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Roast Lamb Leg with Gravy

I love a good roast lamb (proof). Here’s my classic recipe for lamb leg, rubbed with garlic and rosemary, served with gravy, peas, carrots and crispy roast potatoes (duck fat or classic). I hope you love it as much as I do!

Roast lamb leg dinner with sides

The only thing you need to know for perfect roast lamb leg

I have a lot to say about roasting any kind of meat. Especially Australia’s favourite roast – the great lamb leg. But there’s only thing you need to know to make perfect roast lamb leg, every single time.


It’s the only way you can take the guesswork out of cooking lamb leg so it’s perfect blushing pink and ridiculously juicy inside. Because – and here’s something Aussies don’t like to talk about – lamb leg is actually very lean so if it’s not pink, it’s dry. Full stop, end of story!

My meat thermometer – For most of my adult life, I was using a $5 thermometer I got on Ebay which never failed me. A few years ago I finally decided it was time to invest in a real one so I got a Thermapen which is pretty well regarded as the best (my thoughts here). I consider thermometers an insurance policy to protect my investment in meat. Good meat is not cheap! Why risk overcooking it??

Thermapen – my beloved meat thermometer
Carving Roast lamb leg

OK, I do have a few more “how to make the perfect roast lamb leg” tips!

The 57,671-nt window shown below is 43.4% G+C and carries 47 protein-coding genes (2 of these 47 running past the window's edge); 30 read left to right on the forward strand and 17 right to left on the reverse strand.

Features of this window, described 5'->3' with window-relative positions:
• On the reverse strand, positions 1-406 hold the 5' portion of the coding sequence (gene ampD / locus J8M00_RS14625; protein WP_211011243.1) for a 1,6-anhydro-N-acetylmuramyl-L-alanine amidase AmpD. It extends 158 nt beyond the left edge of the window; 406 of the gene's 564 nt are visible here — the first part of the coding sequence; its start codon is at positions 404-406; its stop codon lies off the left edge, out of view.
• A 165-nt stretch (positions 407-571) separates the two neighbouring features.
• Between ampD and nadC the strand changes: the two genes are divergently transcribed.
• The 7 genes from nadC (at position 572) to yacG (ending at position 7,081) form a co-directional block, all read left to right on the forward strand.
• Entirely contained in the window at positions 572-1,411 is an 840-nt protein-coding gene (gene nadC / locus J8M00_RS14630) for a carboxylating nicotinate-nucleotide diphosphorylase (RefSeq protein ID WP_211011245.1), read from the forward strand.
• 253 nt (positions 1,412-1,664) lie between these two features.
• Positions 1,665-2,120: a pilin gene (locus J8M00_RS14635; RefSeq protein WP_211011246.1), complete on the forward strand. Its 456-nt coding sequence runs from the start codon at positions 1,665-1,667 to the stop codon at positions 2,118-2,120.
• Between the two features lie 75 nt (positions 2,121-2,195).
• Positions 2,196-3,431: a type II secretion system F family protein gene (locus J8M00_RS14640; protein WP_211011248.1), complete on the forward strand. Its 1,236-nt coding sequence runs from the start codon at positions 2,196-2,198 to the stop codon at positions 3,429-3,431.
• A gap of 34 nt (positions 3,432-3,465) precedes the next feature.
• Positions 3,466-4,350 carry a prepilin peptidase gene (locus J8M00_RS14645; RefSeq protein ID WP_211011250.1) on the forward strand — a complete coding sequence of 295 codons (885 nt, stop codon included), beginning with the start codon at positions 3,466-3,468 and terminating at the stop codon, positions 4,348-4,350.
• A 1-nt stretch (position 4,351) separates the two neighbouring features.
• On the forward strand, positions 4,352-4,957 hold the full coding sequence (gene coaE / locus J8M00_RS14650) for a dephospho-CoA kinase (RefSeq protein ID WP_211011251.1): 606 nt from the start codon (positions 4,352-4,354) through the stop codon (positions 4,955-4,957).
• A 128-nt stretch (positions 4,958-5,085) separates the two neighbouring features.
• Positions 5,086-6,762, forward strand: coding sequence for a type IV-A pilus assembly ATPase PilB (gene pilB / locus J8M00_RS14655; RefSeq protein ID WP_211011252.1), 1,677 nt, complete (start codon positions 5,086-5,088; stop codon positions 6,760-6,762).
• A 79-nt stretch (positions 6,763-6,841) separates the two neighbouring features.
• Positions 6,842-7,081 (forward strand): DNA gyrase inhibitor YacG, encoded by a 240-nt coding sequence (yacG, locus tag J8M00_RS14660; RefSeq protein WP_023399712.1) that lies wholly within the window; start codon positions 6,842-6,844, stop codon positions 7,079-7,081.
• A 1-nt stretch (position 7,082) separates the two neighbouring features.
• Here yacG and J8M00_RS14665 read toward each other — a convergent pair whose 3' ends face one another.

1. Garlic rosemary rub – classic lamb flavours

  2. Start on high to get the colour going then lower heat

  3. Roast on a bed of garlic (or onion)

  4. Make the gravy using the pan drippings. Roast lamb gravy is better than every other cut of meat – beef, chicken, pork, none of them compare!

Roast lamb leg dinner plate

What you need for roast lamb leg

Starting with the hero ingredient – the lamb leg! Get the best you can afford – yes, meat is like wine, the more you pay, the better the quality. Quality of life of the animal also comes into play there.

Raw lamb leg

All that red ink you see is perfectly safe to eat and actually, you only see it on better quality lamb. You don’t typically see it on supermarket lamb.

Cut bone – Some (most?) butchers and almost all supermarkets sell lamb leg with the shank (bone) cut. Either fully cut off or partially cut so it folds. This is simply for practical reasons – shelf storage and packing space. For grandness, I like the bone in tact. But it’ doesn’t matter’s purely a visual decision!

Rub for roast lamb leg

Here’s what you need for the rub: rosemary, garlic, olive oil, salt and pepper. Use fresh rosemary – dries is not the same!

Ingredients for Roast lamb leg rub

Roast lamb gravy

All you need for gravy is flour for thickening and beef stock/broth for the liquid.

Ingredients in Gravy for Roast lamb leg

Why beef rather than lamb stock? Well, there’s a reason lamb stock is not typically sold at grocery stores! It’s just very…lamby. 🙂 Beef has a cleaner flavour. It doesn’t make the gravy taste beefy at all because there is so much lamb flavour from the drippings.

Why not chicken stock? It works fine but the gravy colour is paler. I like my gravy for roast lamb leg to be a really deep brown colour!

How to make roast lamb leg